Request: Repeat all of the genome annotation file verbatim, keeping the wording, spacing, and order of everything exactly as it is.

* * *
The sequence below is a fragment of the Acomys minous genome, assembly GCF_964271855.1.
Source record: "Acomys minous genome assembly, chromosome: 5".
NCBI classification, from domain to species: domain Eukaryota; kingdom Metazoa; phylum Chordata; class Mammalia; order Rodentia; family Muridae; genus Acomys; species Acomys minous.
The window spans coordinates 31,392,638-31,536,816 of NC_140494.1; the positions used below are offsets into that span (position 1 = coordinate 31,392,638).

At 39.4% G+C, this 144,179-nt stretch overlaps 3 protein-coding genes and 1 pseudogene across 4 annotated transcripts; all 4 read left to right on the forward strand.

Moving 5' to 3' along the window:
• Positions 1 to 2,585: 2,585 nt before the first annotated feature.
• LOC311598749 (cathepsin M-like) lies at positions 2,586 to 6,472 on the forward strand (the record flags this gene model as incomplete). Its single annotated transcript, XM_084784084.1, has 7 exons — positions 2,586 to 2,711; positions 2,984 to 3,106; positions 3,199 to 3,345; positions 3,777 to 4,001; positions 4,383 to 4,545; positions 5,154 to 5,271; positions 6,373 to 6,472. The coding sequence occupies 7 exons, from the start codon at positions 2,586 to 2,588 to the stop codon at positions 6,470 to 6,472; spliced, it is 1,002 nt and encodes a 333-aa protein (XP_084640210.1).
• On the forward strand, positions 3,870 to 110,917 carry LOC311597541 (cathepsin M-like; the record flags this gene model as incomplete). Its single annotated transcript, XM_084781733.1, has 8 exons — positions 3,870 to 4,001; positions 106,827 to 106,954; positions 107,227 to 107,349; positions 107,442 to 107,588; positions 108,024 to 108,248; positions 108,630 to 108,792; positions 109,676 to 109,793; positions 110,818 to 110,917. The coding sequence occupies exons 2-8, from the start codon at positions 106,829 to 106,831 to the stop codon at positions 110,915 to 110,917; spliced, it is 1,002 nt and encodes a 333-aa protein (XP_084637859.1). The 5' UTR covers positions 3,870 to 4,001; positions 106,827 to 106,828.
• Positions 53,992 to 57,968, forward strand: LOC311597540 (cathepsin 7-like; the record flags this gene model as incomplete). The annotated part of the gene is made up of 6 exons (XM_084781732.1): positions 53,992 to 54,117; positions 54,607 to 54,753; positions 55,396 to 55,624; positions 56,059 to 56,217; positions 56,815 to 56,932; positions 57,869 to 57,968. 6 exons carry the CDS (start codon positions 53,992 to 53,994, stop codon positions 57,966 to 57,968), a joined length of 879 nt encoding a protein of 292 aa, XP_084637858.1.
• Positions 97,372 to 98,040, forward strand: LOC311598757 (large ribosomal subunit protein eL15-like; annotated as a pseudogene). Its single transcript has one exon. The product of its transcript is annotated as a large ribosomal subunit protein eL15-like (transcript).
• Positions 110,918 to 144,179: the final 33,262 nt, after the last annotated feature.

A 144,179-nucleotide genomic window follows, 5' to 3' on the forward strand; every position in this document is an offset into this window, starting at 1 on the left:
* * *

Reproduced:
The sequence below is a fragment of the Acomys minous genome, assembly GCF_964271855.1.
Source record: "Acomys minous genome assembly, chromosome: 5".
NCBI classification, from domain to species: domain Eukaryota; kingdom Metazoa; phylum Chordata; class Mammalia; order Rodentia; family Muridae; genus Acomys; species Acomys minous.
The window spans coordinates 31,392,638-31,536,816 of NC_140494.1; the positions used below are offsets into that span (position 1 = coordinate 31,392,638).

At 39.4% G+C, this 144,179-nt stretch overlaps 3 protein-coding genes and 1 pseudogene across 4 annotated transcripts; all 4 read left to right on the forward strand.

Moving 5' to 3' along the window:
• Positions 1 to 2,585: 2,585 nt before the first annotated feature.
• LOC311598749 (cathepsin M-like) lies at positions 2,586 to 6,472 on the forward strand (the record flags this gene model as incomplete). Its single annotated transcript, XM_084784084.1, has 7 exons — positions 2,586 to 2,711; positions 2,984 to 3,106; positions 3,199 to 3,345; positions 3,777 to 4,001; positions 4,383 to 4,545; positions 5,154 to 5,271; positions 6,373 to 6,472. The coding sequence occupies 7 exons, from the start codon at positions 2,586 to 2,588 to the stop codon at positions 6,470 to 6,472; spliced, it is 1,002 nt and encodes a 333-aa protein (XP_084640210.1).
• On the forward strand, positions 3,870 to 110,917 carry LOC311597541 (cathepsin M-like; the record flags this gene model as incomplete). Its single annotated transcript, XM_084781733.1, has 8 exons — positions 3,870 to 4,001; positions 106,827 to 106,954; positions 107,227 to 107,349; positions 107,442 to 107,588; positions 108,024 to 108,248; positions 108,630 to 108,792; positions 109,676 to 109,793; positions 110,818 to 110,917. The coding sequence occupies exons 2-8, from the start codon at positions 106,829 to 106,831 to the stop codon at positions 110,915 to 110,917; spliced, it is 1,002 nt and encodes a 333-aa protein (XP_084637859.1). The 5' UTR covers positions 3,870 to 4,001; positions 106,827 to 106,828.
• Positions 53,992 to 57,968, forward strand: LOC311597540 (cathepsin 7-like; the record flags this gene model as incomplete). The annotated part of the gene is made up of 6 exons (XM_084781732.1): positions 53,992 to 54,117; positions 54,607 to 54,753; positions 55,396 to 55,624; positions 56,059 to 56,217; positions 56,815 to 56,932; positions 57,869 to 57,968. 6 exons carry the CDS (start codon positions 53,992 to 53,994, stop codon positions 57,966 to 57,968), a joined length of 879 nt encoding a protein of 292 aa, XP_084637858.1.
• Positions 97,372 to 98,040, forward strand: LOC311598757 (large ribosomal subunit protein eL15-like; annotated as a pseudogene). Its single transcript has one exon. The product of its transcript is annotated as a large ribosomal subunit protein eL15-like (transcript).
• Positions 110,918 to 144,179: the final 33,262 nt, after the last annotated feature.

A 144,179-nucleotide genomic window follows, 5' to 3' on the forward strand; every position in this document is an offset into this window, starting at 1 on the left: